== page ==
"Thirteen" hits as hard as Larry Clark's "Kids" but doesn't use the titillation factor to keep your interest. Instead Catherine Hardwicke provides a poignant, powerful look into a part of American life, the teen rite of passage, that is incredibly eye opening - and a little scary. It definitely does not make me want to come back as a 13-year old. I give it an A-.
Tracy (Evan Rachel Wood, "Practical Magic") is a nice girl who lives with her divorced, recovering substance abusing mother Melanie (Holly Hunter, "Moonlight Mile") and older brother Mason (Brady Corbet), but the beginning of seventh grade brings on an itch to hang with the hottest girl in school, Evie (the film's cowriter Nikki Reed). But Evie is a needy manipulator who quickly brings Tracy on a downward spiral of behavior that's too hot to handle for a girl of "Thirteen."
Art director Catherine Hardwicke makes her directorial debut cowriting with her then thirteen year old star Nikki Reed and the duo, plus stars Hunter and Wood, have created a searingly raw and accomplished piece of work. The film has already won a Jury and Directors prize at Sundance and recently took Best Actress (for Hunter) and the Silver Leopard at Locarno and there is no reason this small independent shouldn't be remembered come Oscar time. "Thirteen" is both a technical and artistic achievement.
The film opens with a devious prologue. Tracy is front and center begging someone to hit her and hit her hard because she can't feel anything. She's giggling and the camera bobbles just enough to suggest that she may be straddling someone during sex play. When the camera goes to a two-shot, we see that Tracy is kneeling on her bed with Evie, huffing from an aerosol can. Then we're sent back in time via a '4 months earlier' title.
Melanie is a youthful, cool mom who runs a slightly chaotic household which includes a hairdressing business. After Tracy deems her wardrobe 'over' (she's been dissed by the cooler chicks at school), Mel's very supportive, buying her daughter new dud's on a budget at a trendy outdoor fair. This catches Evie's attention, but Tracy is shocked to discover that the in clique shoplifts. Her need to belong is strong, though, and she takes advantage of a distracted businesswoman and lifts her wallet. Initiation over, Tracy's entered the club.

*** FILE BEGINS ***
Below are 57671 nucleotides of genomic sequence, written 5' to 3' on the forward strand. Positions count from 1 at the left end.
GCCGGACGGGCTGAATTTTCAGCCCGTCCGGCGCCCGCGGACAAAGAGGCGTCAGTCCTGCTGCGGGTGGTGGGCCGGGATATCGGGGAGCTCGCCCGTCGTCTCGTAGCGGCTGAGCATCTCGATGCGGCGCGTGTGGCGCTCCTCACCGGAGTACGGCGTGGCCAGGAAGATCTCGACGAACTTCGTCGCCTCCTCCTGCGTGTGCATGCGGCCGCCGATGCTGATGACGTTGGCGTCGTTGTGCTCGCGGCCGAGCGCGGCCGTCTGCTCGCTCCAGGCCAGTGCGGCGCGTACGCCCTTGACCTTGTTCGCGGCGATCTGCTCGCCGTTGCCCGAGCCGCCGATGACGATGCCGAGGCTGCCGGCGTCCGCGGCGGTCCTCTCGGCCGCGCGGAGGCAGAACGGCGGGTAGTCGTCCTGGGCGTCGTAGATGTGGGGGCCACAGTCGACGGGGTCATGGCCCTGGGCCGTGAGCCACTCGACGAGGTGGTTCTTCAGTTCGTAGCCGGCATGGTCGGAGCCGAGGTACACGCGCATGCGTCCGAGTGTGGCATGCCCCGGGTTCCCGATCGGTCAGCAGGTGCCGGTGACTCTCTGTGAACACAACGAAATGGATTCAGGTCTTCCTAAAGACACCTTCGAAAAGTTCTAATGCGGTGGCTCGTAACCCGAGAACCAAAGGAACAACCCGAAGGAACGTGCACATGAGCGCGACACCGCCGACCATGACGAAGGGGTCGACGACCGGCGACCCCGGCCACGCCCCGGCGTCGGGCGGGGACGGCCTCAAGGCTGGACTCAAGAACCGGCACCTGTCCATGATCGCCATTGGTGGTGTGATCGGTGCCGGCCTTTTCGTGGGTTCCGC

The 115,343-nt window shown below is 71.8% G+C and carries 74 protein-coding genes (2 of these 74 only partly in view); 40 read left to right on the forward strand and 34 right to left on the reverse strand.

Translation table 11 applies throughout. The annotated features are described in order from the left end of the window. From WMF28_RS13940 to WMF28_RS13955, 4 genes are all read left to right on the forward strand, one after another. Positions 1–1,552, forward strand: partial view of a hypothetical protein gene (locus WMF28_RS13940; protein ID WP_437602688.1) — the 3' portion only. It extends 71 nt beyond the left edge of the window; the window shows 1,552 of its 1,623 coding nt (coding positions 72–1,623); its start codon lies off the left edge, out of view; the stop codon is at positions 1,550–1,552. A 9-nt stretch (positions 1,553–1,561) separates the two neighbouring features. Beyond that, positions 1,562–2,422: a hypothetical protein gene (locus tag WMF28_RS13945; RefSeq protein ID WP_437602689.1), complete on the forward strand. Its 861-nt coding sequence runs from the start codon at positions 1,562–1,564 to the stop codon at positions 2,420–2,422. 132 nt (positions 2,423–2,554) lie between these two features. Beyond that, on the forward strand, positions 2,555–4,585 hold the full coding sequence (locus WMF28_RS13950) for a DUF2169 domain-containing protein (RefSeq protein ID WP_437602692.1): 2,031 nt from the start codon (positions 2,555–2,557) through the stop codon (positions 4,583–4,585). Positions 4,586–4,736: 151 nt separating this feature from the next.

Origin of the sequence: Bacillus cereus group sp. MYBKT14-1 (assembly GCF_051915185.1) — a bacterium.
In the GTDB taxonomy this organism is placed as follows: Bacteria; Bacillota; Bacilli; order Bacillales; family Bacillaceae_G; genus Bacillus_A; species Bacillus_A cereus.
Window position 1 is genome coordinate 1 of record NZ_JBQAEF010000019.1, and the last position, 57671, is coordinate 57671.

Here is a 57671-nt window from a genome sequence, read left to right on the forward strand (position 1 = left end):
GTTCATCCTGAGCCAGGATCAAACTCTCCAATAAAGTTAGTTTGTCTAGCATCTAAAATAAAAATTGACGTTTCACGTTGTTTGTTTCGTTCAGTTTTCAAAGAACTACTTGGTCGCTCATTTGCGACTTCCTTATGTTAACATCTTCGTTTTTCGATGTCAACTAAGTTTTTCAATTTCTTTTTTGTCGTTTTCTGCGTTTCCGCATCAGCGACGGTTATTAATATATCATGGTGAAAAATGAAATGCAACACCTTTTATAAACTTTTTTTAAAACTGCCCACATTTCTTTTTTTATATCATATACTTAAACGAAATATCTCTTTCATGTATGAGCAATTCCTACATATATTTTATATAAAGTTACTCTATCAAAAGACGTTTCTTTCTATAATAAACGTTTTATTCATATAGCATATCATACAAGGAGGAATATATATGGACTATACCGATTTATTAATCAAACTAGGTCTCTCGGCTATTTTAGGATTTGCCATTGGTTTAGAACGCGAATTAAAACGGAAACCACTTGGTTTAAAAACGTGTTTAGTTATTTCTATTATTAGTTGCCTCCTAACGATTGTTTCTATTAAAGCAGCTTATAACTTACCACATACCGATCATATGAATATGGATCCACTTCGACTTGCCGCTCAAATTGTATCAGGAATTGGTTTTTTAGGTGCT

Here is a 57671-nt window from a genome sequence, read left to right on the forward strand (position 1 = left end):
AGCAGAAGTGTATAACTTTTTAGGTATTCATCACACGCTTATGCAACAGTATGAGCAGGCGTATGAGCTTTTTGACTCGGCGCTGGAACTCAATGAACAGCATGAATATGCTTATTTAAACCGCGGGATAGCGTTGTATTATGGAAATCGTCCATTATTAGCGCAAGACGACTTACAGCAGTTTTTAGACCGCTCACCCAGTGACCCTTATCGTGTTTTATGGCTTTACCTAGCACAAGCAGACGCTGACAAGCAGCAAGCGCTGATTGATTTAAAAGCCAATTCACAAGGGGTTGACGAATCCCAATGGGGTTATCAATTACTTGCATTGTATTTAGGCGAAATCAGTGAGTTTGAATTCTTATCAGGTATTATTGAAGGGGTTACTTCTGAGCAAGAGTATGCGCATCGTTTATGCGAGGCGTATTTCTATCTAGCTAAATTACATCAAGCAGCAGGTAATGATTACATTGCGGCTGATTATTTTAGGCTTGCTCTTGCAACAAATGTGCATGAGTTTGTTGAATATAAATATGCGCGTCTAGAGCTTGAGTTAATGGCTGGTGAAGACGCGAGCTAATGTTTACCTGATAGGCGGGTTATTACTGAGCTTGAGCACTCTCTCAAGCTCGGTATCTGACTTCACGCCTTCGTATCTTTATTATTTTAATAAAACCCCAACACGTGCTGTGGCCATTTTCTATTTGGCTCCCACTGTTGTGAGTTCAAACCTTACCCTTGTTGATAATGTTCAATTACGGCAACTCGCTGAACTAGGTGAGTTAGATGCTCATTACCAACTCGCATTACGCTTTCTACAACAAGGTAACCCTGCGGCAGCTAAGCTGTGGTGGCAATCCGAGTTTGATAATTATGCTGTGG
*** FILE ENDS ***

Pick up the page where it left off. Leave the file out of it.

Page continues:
Evie initiates Tracy into a world of boys (mostly black), drugs, alcohol, tattoos and piercings, all the while stroking Mel's ego and gaining her sympathy with tales of abuse and neglect. By the time Mel realizes she has a problem, Tracy is out of control.
Hardwicke and Reed have fashioned a strong cautionary tale for both young teens AND their parents. The story they show, while shocking (there is, unlike "Kids" however, no explicit sex shown) is all too easy to believe. The ensemble cast is simply great. Evan Rachel Wood, previously seen only in little girl roles, here is a little girl made monster. This is a star-making tour de force, a Best Actress nomination worthy performance. Hunter is her equal, delivering a mother of much complexity, a woman who pays great attention to her kids but allows her own perceptions to see them with her hippy chick rose-colored glasses. Nikki Reed, who resembles a young Eva Mendes, is also strong as the too old for her years survivor who juggles flattery and lies to attain what she wants.
Support is solid across the board with Jeremy Sisto ("Wrong Turn") playing damaged goods Brady, the ex-addict boyfriend Mel takes back in spite of Tracy's outrage. Corbet is good, horrified to see his sister taking the wrong path, trying to get through to clueless parents. Deborah Kara Unger ("The Salton Sea") is Evie's oblivious guardian, a zoned-out, zombified LA actress/model ('They cut off my ears!' she whispers to Mel in disbelief after plastic surgery, revealing the extent of damage she unwittingly allows for surface show). Kip Pardue ("The Rules of Attraction") has a significant small scene and "24's" Sarah Clarke adds to the general chaos that constitutes Mel's household as Birdie.
Cinematographer Elliot Davis ("White Oleander") uses his camera to relay the emotions of the scene. When Mason physically confronts Tracy in the family's living room, Davis seesaws his camera and the room seems like a ship pitching in high seas. Later in the film, he once again makes us believe Tracy is addressing a sexual partner when she starts talking about marriage because of his camera's POV, only to reveal otherwise. Editor Nancy Richardson ("Why Do Fools Fall in Love?") should also be noted, as her cutting is essential to the film's jangly tone. Costume and makeup are essential as Tracy evolves from a pretty young girl to a tougher, older looking one, although placing former friend Noel in a tee shirt sporting a big-eyed doe was perhaps a bit overkill.
"Thirteen" is about as real a piece of fiction that's come out this year.